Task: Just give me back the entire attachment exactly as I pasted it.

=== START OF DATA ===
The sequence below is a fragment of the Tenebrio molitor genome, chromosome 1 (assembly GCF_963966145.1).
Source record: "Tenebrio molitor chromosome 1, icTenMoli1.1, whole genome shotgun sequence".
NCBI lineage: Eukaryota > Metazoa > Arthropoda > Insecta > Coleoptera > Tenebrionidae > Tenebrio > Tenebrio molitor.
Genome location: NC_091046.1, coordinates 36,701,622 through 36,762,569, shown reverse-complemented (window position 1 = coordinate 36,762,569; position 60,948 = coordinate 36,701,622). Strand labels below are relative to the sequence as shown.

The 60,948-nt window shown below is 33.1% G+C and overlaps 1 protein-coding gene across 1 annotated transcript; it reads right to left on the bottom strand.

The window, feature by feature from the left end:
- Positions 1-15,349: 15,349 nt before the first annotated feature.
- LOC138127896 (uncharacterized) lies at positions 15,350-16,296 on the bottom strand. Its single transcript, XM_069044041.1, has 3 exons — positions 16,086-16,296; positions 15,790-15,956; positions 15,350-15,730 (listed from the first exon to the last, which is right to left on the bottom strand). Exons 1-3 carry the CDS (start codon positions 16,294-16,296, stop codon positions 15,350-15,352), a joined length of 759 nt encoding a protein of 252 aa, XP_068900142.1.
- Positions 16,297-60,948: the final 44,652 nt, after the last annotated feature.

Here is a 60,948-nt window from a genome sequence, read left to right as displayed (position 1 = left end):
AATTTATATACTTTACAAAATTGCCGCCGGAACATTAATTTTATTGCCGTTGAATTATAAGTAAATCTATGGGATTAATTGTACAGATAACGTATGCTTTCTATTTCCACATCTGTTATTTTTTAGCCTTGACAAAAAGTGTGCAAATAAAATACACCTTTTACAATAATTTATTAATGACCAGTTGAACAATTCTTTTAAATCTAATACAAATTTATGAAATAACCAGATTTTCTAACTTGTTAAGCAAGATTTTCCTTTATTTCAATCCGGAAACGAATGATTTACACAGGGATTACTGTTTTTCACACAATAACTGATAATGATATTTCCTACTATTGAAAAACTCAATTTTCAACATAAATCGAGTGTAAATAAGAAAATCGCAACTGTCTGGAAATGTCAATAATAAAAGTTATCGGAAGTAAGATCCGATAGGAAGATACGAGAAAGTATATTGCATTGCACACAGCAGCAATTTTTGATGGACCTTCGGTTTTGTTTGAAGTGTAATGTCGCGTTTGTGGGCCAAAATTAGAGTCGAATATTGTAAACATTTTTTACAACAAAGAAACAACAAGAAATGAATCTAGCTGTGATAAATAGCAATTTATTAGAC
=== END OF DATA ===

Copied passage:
The sequence below is a fragment of the Tenebrio molitor genome, chromosome 1 (assembly GCF_963966145.1).
Source record: "Tenebrio molitor chromosome 1, icTenMoli1.1, whole genome shotgun sequence".
NCBI lineage: Eukaryota > Metazoa > Arthropoda > Insecta > Coleoptera > Tenebrionidae > Tenebrio > Tenebrio molitor.
Genome location: NC_091046.1, coordinates 36,701,622 through 36,762,569, shown reverse-complemented (window position 1 = coordinate 36,762,569; position 60,948 = coordinate 36,701,622). Strand labels below are relative to the sequence as shown.

The 60,948-nt window shown below is 33.1% G+C and overlaps 1 protein-coding gene across 1 annotated transcript; it reads right to left on the bottom strand.

The window, feature by feature from the left end:
- Positions 1-15,349: 15,349 nt before the first annotated feature.
- LOC138127896 (uncharacterized) lies at positions 15,350-16,296 on the bottom strand. Its single transcript, XM_069044041.1, has 3 exons — positions 16,086-16,296; positions 15,790-15,956; positions 15,350-15,730 (listed from the first exon to the last, which is right to left on the bottom strand). Exons 1-3 carry the CDS (start codon positions 16,294-16,296, stop codon positions 15,350-15,352), a joined length of 759 nt encoding a protein of 252 aa, XP_068900142.1.
- Positions 16,297-60,948: the final 44,652 nt, after the last annotated feature.

Here is a 60,948-nt window from a genome sequence, read left to right as displayed (position 1 = left end):
AATTTATATACTTTACAAAATTGCCGCCGGAACATTAATTTTATTGCCGTTGAATTATAAGTAAATCTATGGGATTAATTGTACAGATAACGTATGCTTTCTATTTCCACATCTGTTATTTTTTAGCCTTGACAAAAAGTGTGCAAATAAAATACACCTTTTACAATAATTTATTAATGACCAGTTGAACAATTCTTTTAAATCTAATACAAATTTATGAAATAACCAGATTTTCTAACTTGTTAAGCAAGATTTTCCTTTATTTCAATCCGGAAACGAATGATTTACACAGGGATTACTGTTTTTCACACAATAACTGATAATGATATTTCCTACTATTGAAAAACTCAATTTTCAACATAAATCGAGTGTAAATAAGAAAATCGCAACTGTCTGGAAATGTCAATAATAAAAGTTATCGGAAGTAAGATCCGATAGGAAGATACGAGAAAGTATATTGCATTGCACACAGCAGCAATTTTTGATGGACCTTCGGTTTTGTTTGAAGTGTAATGTCGCGTTTGTGGGCCAAAATTAGAGTCGAATATTGTAAACATTTTTTACAACAAAGAAACAACAAGAAATGAATCTAGCTGTGATAAATAGCAATTTATTAGAC